Source: microbiolspec March 2015 vol. 3 no. 2 doi:10.1128/microbiolspec.MDNA3-0033-2014
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FIGURE 7

Structural features of mariner transposition intermediates. (A) A cartoon illustrating the -architecture of the Mos1 transpososome as visualized in the crystal structure of the postcleavage intermediate ( 57 ). Green and orange blobs, transposase; blue, active site; green, clamp loop; red, WVPHEL motif; purple, YSPDL motif. (B, C) Cartoon and space filling representation for the interactions between the clamp loop and the WVPHEL motif at the dimer interface. Coordinates from PDB HOT3. (D to F) The relationship between the catalytic domain of protein subunits in the crystal structures of the Mos1 PEC (PDB HOT3), the Mos1 catalytic domain (PDB 2F7T), and the SETMAR catalytic domain (PDB 3K9J). The three beta sheets forming the core of the RNase H fold are shown together with the third conserved aspartate residue from the active site. (G) One of the structural elements from the dimer interface in SETMAR (PDB 3K9J) is shown, highlighting residue R141 (numbering from Hsmar1). (H) A cartoon illustrating the elongation of the transposase dimer during first end binding as suggested by neutron scattering experiments. Part (A) reproduced from ( 17 ) available under Creative Commons License. Parts (B) and (C) reproduced from ( 83 , 108 ) available under Creative Commons License. Part (H) reproduced from ( 111 ) available under Creative Commons License. doi:10.1128/microbiolspec.MDNA3-0033-2014.f7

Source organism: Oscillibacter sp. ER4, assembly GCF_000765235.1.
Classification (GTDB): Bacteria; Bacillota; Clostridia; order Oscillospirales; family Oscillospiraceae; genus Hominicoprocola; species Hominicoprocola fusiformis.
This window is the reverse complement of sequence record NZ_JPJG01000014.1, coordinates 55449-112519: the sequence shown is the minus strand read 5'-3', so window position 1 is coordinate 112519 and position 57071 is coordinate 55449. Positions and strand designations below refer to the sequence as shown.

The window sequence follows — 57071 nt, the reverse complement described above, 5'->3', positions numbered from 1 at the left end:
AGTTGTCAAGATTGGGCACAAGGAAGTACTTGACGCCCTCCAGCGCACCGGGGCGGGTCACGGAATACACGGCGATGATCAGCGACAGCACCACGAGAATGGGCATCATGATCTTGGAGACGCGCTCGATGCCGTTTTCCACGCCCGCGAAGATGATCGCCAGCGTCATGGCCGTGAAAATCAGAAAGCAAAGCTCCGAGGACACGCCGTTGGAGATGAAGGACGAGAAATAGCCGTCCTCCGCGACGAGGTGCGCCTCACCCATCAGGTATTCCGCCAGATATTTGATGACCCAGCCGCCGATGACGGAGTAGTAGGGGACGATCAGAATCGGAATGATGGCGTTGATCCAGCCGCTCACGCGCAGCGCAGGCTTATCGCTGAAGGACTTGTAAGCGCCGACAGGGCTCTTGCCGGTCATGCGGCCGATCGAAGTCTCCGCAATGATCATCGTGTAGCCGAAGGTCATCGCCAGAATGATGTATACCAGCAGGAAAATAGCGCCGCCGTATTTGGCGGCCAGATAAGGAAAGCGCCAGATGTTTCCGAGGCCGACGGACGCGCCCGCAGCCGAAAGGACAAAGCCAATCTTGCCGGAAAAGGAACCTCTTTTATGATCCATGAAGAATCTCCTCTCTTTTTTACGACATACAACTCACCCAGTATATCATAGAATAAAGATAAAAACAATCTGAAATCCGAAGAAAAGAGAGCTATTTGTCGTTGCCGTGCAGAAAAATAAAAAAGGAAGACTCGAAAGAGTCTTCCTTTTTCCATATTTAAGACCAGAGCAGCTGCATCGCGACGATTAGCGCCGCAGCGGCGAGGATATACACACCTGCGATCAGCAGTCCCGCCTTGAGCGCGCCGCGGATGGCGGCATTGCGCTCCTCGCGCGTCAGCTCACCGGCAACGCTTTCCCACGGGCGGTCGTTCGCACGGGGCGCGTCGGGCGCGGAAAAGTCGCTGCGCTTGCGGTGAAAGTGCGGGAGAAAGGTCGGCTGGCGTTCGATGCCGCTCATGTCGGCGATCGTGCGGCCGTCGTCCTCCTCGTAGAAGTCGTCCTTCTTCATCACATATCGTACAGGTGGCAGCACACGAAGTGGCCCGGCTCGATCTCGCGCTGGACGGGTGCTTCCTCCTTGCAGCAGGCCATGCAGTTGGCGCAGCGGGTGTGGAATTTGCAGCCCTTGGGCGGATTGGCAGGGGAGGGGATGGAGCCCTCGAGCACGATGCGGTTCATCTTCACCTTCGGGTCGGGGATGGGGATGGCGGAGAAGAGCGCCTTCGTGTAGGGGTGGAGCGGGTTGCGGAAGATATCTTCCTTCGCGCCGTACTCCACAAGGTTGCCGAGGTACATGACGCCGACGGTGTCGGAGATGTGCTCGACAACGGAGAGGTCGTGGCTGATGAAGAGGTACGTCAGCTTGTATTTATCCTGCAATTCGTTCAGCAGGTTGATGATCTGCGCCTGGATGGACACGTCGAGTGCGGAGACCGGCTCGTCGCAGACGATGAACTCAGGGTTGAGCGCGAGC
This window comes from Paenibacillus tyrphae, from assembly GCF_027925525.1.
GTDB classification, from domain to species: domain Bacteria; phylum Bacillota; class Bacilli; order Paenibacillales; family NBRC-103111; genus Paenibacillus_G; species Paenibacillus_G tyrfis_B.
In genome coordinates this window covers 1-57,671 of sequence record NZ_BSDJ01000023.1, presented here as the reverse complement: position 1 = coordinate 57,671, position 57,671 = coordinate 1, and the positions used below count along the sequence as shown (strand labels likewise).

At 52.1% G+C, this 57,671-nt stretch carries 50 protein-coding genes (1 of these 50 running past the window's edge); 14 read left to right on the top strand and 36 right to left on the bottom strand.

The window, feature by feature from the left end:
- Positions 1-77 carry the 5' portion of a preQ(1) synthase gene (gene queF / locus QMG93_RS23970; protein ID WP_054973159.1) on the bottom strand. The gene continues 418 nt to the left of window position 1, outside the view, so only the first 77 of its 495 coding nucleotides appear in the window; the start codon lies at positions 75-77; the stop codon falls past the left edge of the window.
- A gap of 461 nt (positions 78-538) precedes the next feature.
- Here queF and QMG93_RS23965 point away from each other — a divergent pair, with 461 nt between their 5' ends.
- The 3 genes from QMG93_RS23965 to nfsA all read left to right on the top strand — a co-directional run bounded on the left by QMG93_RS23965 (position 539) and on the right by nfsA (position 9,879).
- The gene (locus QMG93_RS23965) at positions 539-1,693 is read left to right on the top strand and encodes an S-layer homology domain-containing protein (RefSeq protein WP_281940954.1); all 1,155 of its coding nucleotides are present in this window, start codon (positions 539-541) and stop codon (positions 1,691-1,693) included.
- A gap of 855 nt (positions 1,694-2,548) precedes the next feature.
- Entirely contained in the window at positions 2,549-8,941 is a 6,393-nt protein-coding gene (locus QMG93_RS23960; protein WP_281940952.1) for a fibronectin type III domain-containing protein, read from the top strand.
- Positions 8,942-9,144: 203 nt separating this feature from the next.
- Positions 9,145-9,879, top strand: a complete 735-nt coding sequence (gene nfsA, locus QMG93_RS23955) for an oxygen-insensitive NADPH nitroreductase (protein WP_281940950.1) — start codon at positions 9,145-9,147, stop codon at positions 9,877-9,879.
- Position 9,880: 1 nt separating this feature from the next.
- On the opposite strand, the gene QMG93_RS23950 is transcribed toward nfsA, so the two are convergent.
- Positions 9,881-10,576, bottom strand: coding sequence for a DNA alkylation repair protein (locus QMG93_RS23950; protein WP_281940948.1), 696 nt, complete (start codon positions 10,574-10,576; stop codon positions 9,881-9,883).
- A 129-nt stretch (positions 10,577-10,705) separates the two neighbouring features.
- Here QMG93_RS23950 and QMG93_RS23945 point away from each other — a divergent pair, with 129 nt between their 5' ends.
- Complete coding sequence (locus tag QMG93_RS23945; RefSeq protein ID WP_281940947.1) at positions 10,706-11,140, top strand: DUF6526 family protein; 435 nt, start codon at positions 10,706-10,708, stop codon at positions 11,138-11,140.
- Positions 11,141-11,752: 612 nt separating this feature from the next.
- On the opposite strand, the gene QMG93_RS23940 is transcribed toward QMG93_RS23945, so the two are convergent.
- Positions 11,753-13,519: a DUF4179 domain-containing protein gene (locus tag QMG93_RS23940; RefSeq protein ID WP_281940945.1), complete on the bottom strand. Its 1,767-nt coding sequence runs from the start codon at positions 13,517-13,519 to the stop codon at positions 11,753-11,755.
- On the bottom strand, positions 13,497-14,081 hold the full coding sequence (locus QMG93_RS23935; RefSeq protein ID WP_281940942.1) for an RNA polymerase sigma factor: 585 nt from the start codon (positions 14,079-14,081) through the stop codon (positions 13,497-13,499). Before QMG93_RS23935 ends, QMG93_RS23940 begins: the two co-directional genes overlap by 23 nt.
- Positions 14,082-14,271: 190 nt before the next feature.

Source: microbiolspec March 2015 vol. 3 no. 2 doi:10.1128/microbiolspec.MDNA3-0033-2014